On March 24th, At the Movies was officially canceled. The show had gone through a long, tumultuous history with multiple hosts. Originally born as Siskel and Ebert at the Movies in 1986, the popular program helped bring the "thumbs up/thumbs down" model into popular discourse, and was generally considered one of the more reliable pieces of film criticism out there. However, with the death of Gene Siskel in 1999, followed by Roger Ebert's debilitating jaw surgery, the show could not survive the rapidly changing set of hosts, as well as a television environment not necessarily conducive to weekly syndicated shows. As such, one of the most well-known American critical institutions is at an end.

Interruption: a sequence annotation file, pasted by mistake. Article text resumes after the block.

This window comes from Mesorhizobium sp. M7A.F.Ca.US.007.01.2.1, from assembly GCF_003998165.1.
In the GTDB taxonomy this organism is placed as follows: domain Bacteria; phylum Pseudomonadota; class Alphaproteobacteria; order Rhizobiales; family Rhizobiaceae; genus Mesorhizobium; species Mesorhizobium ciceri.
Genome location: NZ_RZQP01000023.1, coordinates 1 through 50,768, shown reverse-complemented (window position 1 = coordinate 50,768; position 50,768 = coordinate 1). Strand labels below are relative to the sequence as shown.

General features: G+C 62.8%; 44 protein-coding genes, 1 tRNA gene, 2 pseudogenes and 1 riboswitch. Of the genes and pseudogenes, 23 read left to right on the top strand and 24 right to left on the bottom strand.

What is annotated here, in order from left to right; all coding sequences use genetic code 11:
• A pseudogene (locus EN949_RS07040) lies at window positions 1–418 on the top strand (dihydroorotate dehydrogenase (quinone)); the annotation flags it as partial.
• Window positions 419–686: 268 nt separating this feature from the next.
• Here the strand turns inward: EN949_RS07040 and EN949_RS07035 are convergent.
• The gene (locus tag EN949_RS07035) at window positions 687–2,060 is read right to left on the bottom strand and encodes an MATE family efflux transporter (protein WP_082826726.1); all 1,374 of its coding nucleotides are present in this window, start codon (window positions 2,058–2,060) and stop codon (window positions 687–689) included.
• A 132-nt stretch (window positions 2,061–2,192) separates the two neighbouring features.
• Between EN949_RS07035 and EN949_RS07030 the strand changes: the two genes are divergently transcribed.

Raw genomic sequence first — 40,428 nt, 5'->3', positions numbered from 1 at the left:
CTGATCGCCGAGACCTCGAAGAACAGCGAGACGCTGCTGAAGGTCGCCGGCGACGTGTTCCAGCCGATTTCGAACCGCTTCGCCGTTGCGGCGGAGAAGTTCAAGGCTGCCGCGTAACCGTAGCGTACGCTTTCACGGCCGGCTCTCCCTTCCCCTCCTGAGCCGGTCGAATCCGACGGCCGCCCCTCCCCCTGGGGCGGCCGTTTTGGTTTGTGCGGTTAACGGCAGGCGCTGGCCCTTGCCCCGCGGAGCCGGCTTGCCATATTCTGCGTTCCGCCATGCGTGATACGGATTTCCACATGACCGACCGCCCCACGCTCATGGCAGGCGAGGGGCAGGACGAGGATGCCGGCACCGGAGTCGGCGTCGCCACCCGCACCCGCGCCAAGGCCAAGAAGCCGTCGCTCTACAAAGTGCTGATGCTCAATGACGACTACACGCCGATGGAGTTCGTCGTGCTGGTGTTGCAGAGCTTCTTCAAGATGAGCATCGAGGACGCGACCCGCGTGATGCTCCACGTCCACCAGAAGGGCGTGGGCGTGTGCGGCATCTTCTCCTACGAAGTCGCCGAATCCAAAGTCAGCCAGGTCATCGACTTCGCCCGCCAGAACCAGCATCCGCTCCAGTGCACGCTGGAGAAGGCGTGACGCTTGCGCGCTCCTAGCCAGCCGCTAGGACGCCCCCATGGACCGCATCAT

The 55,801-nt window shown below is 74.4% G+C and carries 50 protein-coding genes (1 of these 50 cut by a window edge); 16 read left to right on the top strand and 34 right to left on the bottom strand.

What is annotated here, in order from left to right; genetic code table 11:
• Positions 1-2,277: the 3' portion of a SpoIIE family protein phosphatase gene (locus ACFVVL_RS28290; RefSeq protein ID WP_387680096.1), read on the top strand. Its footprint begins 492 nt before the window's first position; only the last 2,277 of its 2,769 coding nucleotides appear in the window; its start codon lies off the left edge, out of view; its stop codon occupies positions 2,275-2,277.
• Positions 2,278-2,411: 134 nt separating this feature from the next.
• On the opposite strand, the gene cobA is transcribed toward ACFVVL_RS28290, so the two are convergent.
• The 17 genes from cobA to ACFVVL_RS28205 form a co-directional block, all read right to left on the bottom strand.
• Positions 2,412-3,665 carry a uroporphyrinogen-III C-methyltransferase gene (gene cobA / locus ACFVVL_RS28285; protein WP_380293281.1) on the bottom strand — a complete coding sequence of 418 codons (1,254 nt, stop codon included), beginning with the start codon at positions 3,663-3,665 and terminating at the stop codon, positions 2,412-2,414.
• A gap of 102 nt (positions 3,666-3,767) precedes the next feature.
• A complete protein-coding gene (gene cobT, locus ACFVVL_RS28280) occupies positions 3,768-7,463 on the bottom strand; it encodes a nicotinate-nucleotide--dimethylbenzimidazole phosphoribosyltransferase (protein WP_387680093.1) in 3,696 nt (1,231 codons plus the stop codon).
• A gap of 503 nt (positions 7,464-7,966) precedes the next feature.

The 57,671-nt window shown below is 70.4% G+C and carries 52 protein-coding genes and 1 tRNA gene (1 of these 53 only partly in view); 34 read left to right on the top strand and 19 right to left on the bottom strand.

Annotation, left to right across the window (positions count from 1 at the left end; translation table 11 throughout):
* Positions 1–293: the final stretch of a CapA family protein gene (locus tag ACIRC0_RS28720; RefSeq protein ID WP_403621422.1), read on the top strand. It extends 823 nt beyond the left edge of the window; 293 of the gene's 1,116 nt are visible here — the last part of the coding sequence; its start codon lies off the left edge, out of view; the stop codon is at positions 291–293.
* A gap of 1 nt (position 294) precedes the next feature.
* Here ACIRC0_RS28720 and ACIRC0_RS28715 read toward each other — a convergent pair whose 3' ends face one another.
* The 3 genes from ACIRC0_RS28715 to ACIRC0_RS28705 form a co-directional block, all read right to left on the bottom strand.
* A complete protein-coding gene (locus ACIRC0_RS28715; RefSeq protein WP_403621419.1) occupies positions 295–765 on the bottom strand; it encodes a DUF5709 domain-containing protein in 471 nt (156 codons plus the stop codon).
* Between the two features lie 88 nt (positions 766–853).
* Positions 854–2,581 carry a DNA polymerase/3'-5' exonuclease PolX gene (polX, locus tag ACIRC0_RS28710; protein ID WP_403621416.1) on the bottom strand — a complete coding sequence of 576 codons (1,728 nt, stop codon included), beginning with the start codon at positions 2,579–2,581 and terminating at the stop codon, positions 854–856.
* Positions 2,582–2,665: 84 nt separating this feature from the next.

Film critics have begun complaining that this is another misfortune in the long line of disasters befalling their profession. Of course they have. They are critics, after all, and their defense of their own profession ("Criticism is necessary") is similar to many such professional upheavals these days. After all, we have journalists defending journalism, teachers defending teaching, even multi-millionaire bankers defending banks too big to fail.
But is film criticism a cultural necessity in our hyper-Democratic Internet age? Are the film critics merely trying to prevent their own boat from sinking? Or are they correct, and in fact necessary for the continuance of quality art in American cinema?